Thrift Shopping

Source: Standard & Poor’s and Heartland Advisors, Inc., as of 7/17/2021. Daily 12/1/1994 to 7/14/2021. The data in this chart represents the SMID Consumer Discretionary relative to SMID Universe using S&P 400 & 600 data. All indices are unmanaged. It is not possible to invest in an index. Past performance does not guarantee future results.

The Consumer Discretionary sector has had a remarkable rebound coming out of the pandemic-induced recession. Small and mid-sized companies in the group have trounced their counterparts in other areas, as the chart shows, with the group outpacing the rebound of the broader market by nearly 60% since the lows of March 2020. The speed of the recovery far outpaces other post-recession snapbacks of the past two decades and has resulted in stretched valuations and less attractive risk/reward profiles for investors.

While the recent rush of consumer spending could continue for a few more quarters (or longer), the pool of attractive opportunities in the market has shrunk, in our view, and capturing additional gains may require a fundamental approach that begins with a focus on valuations.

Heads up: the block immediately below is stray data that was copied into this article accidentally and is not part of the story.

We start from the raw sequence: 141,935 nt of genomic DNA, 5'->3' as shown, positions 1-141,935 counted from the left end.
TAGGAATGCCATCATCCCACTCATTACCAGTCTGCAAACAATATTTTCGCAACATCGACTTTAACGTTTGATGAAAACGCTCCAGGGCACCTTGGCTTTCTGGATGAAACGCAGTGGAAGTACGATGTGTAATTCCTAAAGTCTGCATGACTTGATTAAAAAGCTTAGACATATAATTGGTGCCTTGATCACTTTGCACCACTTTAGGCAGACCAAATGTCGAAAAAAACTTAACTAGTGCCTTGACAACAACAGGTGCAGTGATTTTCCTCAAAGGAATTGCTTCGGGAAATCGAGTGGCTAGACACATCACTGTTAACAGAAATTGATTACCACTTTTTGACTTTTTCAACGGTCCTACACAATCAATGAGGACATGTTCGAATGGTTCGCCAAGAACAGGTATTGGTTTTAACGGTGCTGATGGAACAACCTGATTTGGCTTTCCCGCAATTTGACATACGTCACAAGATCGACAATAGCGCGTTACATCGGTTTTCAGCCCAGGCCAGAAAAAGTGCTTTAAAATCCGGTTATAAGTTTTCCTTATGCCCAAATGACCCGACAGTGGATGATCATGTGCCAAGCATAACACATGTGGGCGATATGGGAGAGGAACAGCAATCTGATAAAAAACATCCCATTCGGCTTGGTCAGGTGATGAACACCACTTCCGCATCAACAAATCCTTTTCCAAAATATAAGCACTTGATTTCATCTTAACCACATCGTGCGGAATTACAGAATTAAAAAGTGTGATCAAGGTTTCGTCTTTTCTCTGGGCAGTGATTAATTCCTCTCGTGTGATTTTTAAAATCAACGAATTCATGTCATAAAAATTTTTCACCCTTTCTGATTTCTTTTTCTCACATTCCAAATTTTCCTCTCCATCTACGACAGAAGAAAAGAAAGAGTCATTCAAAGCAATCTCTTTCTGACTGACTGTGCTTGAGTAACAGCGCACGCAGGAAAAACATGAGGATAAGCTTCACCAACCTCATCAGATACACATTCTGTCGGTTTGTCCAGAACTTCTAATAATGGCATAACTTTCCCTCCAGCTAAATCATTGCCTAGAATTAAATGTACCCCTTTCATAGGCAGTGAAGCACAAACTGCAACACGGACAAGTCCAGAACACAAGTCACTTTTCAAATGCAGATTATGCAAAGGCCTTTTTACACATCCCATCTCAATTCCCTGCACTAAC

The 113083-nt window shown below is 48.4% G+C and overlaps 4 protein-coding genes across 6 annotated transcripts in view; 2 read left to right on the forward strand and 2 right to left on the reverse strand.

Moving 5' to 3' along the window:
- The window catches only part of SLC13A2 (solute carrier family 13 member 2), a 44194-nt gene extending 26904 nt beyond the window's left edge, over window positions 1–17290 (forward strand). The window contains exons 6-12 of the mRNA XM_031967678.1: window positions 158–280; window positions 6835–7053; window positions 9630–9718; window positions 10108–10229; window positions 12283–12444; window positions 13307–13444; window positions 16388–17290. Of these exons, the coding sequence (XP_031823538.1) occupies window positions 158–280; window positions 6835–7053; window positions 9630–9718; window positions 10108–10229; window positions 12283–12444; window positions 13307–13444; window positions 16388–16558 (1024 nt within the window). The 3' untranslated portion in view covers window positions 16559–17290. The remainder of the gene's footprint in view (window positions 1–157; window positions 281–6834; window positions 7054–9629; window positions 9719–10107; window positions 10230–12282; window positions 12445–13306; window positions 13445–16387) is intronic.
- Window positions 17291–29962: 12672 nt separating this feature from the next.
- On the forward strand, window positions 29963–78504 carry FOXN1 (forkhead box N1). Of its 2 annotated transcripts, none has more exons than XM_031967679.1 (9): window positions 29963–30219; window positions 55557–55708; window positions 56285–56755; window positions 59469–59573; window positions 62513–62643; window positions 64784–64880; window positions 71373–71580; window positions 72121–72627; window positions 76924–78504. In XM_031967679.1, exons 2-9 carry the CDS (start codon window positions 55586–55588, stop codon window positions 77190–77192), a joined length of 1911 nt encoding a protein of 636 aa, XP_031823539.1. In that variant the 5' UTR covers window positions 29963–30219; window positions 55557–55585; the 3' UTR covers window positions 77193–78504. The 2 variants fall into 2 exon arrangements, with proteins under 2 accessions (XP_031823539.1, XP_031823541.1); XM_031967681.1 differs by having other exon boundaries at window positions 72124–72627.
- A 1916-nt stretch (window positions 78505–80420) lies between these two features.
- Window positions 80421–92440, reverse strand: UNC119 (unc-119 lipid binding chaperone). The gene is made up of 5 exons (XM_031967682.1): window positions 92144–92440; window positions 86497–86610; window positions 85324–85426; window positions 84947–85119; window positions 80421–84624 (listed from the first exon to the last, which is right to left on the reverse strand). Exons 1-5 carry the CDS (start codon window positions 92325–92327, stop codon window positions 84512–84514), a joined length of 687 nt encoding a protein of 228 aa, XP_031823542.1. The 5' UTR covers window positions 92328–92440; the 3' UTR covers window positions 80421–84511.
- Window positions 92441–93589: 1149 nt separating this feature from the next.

To that end, we’ve harvested gains in big ticket areas such as homebuilders, and our research has led us to opportunities in less economically sensitive businesses in the group such as discount retailers and for-profit education. We view some of the businesses in these groups as trading at attractive levels relative to many of their peers in the Consumer Discretionary sector while potentially mitigating risks associated with a winding down of federal stimulus.


Past performance does not guarantee future results.